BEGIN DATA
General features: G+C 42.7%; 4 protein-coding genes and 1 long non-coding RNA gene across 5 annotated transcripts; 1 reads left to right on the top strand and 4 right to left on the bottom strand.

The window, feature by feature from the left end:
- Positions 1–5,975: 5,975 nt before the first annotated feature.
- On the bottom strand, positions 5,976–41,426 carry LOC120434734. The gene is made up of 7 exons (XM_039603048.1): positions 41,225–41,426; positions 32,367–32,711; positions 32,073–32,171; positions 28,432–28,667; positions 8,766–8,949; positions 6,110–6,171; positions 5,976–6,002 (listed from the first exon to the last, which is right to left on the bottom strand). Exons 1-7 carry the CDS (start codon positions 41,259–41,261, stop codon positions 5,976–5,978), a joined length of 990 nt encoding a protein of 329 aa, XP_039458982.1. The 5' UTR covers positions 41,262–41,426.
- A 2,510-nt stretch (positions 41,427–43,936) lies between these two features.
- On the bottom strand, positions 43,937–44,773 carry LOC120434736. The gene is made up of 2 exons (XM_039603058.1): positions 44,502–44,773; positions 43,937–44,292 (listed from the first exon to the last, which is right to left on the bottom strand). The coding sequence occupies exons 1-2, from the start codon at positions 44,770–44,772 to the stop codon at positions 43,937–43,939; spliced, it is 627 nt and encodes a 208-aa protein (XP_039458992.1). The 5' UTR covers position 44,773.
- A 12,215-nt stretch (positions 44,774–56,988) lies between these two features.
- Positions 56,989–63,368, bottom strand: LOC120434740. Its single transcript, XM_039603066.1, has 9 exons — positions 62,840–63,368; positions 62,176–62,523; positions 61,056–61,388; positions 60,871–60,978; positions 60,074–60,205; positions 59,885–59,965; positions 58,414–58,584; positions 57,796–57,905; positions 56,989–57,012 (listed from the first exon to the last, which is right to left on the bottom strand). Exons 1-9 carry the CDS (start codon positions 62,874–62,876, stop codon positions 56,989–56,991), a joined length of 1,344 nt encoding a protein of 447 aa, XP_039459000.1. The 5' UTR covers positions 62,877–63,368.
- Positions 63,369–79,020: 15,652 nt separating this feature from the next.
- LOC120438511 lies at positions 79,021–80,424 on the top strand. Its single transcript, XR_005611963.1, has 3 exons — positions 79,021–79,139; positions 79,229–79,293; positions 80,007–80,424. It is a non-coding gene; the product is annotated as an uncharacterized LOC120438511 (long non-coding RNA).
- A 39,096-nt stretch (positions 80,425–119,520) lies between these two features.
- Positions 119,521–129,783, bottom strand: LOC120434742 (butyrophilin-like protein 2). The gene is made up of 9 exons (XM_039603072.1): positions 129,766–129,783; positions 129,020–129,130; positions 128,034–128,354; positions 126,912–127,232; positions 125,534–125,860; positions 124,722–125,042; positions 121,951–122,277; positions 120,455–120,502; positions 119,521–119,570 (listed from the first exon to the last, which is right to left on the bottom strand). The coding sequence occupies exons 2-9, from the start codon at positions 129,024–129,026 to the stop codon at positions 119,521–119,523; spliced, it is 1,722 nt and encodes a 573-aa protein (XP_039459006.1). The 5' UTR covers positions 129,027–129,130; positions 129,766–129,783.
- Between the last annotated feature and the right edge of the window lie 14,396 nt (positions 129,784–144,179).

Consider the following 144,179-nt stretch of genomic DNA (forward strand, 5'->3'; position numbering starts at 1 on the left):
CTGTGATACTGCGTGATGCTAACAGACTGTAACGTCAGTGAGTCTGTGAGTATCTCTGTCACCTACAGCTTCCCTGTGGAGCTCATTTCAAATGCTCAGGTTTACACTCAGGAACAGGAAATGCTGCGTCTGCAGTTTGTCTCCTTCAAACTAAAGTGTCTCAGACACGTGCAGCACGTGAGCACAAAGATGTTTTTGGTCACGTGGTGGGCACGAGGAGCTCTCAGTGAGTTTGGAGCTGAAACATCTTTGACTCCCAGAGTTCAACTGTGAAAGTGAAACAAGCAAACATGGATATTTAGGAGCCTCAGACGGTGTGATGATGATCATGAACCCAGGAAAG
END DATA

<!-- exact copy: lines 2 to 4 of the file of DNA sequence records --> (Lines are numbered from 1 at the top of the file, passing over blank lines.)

The window, feature by feature from the left end:
- Positions 1–5,975: 5,975 nt before the first annotated feature.
- On the bottom strand, positions 5,976–41,426 carry LOC120434734. The gene is made up of 7 exons (XM_039603048.1): positions 41,225–41,426; positions 32,367–32,711; positions 32,073–32,171; positions 28,432–28,667; positions 8,766–8,949; positions 6,110–6,171; positions 5,976–6,002 (listed from the first exon to the last, which is right to left on the bottom strand). Exons 1-7 carry the CDS (start codon positions 41,259–41,261, stop codon positions 5,976–5,978), a joined length of 990 nt encoding a protein of 329 aa, XP_039458982.1. The 5' UTR covers positions 41,262–41,426.